The documentary implies that extreme nationalism motivates Chinese workers, and a culture of militant managerialism drives ruthless efficiency, something that can’t translate to the U.S. workplace because the workers here are slow and concerned with safety. The conclusions to take from the film are potentially dangerous. Is autocracy the path to productivity in a globalized world? Have we traded freedom and obesity for industrial power? The conflict between Chinese management and U.S. workers, to me, is not as much of a clash between national identities but a general conflict between management and workers, the same of which could be reproduced in any other U.S. factory. The Chinese owners, in this case, were accustomed to total managerial power, but this isn’t so different from the way that the Koch brothers run their paper plants or the way Amazon runs its warehouses. Surely it says something about the way that Chinese culture has embraced managerial power, but doesn’t say a lot about the U.S. workforce.
Riding for Free in Kansas City

Big cities have shunned free public transit. Now, KC’s free-fares push may provide transit systems across the country with a ‘how-to’ guide.

by Gabrielle Gurley (American Prospect)
Kansas City has implemented free fares for all of its public transit, prompting free-fare questions in other cities. The obvious problem is how to fund it. However, when you compare the contribution of fares to the total operating budget it is clear that the question is not whether the government will pay for public transit, but how much:

Minneapolis-St. Paul’s Metro Transit, where fares generate about $100 million or 22 percent of its budget, has already expressed some skepticism about launching a free-fare program. Boston fares bring in nearly $700 million, or about one-third of the MBTA’s annual budget. But years of poor MBTA service and growing traffic congestion fuel insistent demands for fare-free buses. For the New York MTA, where only the Staten Island Ferry is free, fare revenues make up 50 percent of its operating budget. In the largest metros like New York and Boston, a special fare for low-income residents is more likely to be the route to a more equitable system than free fares for everyone.”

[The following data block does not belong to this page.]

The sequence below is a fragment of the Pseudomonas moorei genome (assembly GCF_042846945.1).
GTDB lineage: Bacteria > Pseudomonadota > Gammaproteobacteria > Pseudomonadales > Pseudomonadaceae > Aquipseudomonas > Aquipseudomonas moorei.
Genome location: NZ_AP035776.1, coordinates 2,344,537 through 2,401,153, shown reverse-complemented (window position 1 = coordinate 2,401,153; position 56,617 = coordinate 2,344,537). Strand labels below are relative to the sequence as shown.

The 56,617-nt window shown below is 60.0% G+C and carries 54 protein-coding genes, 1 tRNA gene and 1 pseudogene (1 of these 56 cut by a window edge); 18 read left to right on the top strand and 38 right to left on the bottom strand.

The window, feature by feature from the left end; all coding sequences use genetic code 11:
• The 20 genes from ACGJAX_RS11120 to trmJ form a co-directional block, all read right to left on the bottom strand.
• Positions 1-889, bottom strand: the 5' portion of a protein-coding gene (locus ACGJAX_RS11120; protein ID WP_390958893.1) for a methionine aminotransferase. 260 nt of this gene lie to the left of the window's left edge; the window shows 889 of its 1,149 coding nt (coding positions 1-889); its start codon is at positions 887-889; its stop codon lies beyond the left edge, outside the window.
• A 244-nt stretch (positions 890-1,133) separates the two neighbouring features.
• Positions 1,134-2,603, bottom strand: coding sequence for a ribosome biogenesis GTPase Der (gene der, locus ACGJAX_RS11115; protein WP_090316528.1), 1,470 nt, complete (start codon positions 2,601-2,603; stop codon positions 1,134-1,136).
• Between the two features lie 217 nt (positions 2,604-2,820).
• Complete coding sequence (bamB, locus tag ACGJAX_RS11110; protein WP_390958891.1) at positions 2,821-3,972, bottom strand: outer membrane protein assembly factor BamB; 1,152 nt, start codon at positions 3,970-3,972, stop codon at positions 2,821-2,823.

The difference in fare funding between the Twin Cities and NYC is notable; it is a huge difference between 22 percent of the budget and 50 percent. Why does NYC rely so heavily on fares to fund its operations? It’s a wealthy city, why is it not subsidizing its transit more? The New York City subway, for the first 44 years of its existence, kept the fare artificially low, at 5 cents. This was a subsidy that benefited workers and industry; people could cheaply and easily get to work. Now, the high cost of public transit shows an indifference to workers and industry, one that ultimately causes workers (and to some extent, tourists) to shoulder the function of public transit. To me, this implies that the state of New York sees the transit system as an amenity instead of as a public utility, or a tool to reduce carbon emissions, or a device that redistributes locational power.